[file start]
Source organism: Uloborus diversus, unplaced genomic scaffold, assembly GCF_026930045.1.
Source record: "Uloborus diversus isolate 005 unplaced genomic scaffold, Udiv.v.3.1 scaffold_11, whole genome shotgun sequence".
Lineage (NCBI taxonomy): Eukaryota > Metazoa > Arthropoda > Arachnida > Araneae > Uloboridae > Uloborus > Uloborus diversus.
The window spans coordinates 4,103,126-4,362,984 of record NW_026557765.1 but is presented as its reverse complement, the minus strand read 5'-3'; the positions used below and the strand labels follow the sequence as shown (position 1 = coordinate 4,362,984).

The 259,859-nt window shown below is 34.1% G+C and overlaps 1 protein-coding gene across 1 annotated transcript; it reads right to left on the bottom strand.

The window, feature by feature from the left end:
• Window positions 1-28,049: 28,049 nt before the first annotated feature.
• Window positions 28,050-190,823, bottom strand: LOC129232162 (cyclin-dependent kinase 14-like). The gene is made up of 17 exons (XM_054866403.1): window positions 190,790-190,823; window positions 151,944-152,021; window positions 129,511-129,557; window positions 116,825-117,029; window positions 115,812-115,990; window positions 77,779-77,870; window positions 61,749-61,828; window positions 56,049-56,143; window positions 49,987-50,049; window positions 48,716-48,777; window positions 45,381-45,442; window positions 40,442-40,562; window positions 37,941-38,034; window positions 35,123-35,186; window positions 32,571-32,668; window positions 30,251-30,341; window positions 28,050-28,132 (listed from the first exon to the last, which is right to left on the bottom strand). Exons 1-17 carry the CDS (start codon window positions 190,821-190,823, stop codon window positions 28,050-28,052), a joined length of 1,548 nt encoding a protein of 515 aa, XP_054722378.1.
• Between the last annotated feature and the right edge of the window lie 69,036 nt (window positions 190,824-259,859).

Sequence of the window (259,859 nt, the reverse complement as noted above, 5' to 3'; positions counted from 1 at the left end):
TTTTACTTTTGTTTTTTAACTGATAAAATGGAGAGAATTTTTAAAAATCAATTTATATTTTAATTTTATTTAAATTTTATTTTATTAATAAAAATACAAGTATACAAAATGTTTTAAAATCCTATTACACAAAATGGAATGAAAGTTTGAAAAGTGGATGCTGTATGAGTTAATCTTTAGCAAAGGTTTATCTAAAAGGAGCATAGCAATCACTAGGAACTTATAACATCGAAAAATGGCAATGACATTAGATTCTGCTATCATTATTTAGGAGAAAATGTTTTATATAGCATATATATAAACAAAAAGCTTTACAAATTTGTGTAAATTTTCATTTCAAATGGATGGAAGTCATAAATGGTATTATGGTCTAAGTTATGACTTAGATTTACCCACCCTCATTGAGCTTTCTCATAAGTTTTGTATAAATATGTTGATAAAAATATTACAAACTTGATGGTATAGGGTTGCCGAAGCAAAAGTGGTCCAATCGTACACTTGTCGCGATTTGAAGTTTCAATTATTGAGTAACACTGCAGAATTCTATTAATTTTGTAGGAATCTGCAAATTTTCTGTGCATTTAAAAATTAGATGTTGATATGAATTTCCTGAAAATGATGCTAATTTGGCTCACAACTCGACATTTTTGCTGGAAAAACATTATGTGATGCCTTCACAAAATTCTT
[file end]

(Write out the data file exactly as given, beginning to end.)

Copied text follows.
Source organism: Uloborus diversus, unplaced genomic scaffold, assembly GCF_026930045.1.
Source record: "Uloborus diversus isolate 005 unplaced genomic scaffold, Udiv.v.3.1 scaffold_11, whole genome shotgun sequence".
Lineage (NCBI taxonomy): Eukaryota > Metazoa > Arthropoda > Arachnida > Araneae > Uloboridae > Uloborus > Uloborus diversus.
The window spans coordinates 4,103,126-4,362,984 of record NW_026557765.1 but is presented as its reverse complement, the minus strand read 5'-3'; the positions used below and the strand labels follow the sequence as shown (position 1 = coordinate 4,362,984).

The 259,859-nt window shown below is 34.1% G+C and overlaps 1 protein-coding gene across 1 annotated transcript; it reads right to left on the bottom strand.

The window, feature by feature from the left end:
• Window positions 1-28,049: 28,049 nt before the first annotated feature.
• Window positions 28,050-190,823, bottom strand: LOC129232162 (cyclin-dependent kinase 14-like). The gene is made up of 17 exons (XM_054866403.1): window positions 190,790-190,823; window positions 151,944-152,021; window positions 129,511-129,557; window positions 116,825-117,029; window positions 115,812-115,990; window positions 77,779-77,870; window positions 61,749-61,828; window positions 56,049-56,143; window positions 49,987-50,049; window positions 48,716-48,777; window positions 45,381-45,442; window positions 40,442-40,562; window positions 37,941-38,034; window positions 35,123-35,186; window positions 32,571-32,668; window positions 30,251-30,341; window positions 28,050-28,132 (listed from the first exon to the last, which is right to left on the bottom strand). Exons 1-17 carry the CDS (start codon window positions 190,821-190,823, stop codon window positions 28,050-28,052), a joined length of 1,548 nt encoding a protein of 515 aa, XP_054722378.1.
• Between the last annotated feature and the right edge of the window lie 69,036 nt (window positions 190,824-259,859).

Sequence of the window (259,859 nt, the reverse complement as noted above, 5' to 3'; positions counted from 1 at the left end):
TTTTACTTTTGTTTTTTAACTGATAAAATGGAGAGAATTTTTAAAAATCAATTTATATTTTAATTTTATTTAAATTTTATTTTATTAATAAAAATACAAGTATACAAAATGTTTTAAAATCCTATTACACAAAATGGAATGAAAGTTTGAAAAGTGGATGCTGTATGAGTTAATCTTTAGCAAAGGTTTATCTAAAAGGAGCATAGCAATCACTAGGAACTTATAACATCGAAAAATGGCAATGACATTAGATTCTGCTATCATTATTTAGGAGAAAATGTTTTATATAGCATATATATAAACAAAAAGCTTTACAAATTTGTGTAAATTTTCATTTCAAATGGATGGAAGTCATAAATGGTATTATGGTCTAAGTTATGACTTAGATTTACCCACCCTCATTGAGCTTTCTCATAAGTTTTGTATAAATATGTTGATAAAAATATTACAAACTTGATGGTATAGGGTTGCCGAAGCAAAAGTGGTCCAATCGTACACTTGTCGCGATTTGAAGTTTCAATTATTGAGTAACACTGCAGAATTCTATTAATTTTGTAGGAATCTGCAAATTTTCTGTGCATTTAAAAATTAGATGTTGATATGAATTTCCTGAAAATGATGCTAATTTGGCTCACAACTCGACATTTTTGCTGGAAAAACATTATGTGATGCCTTCACAAAATTCTT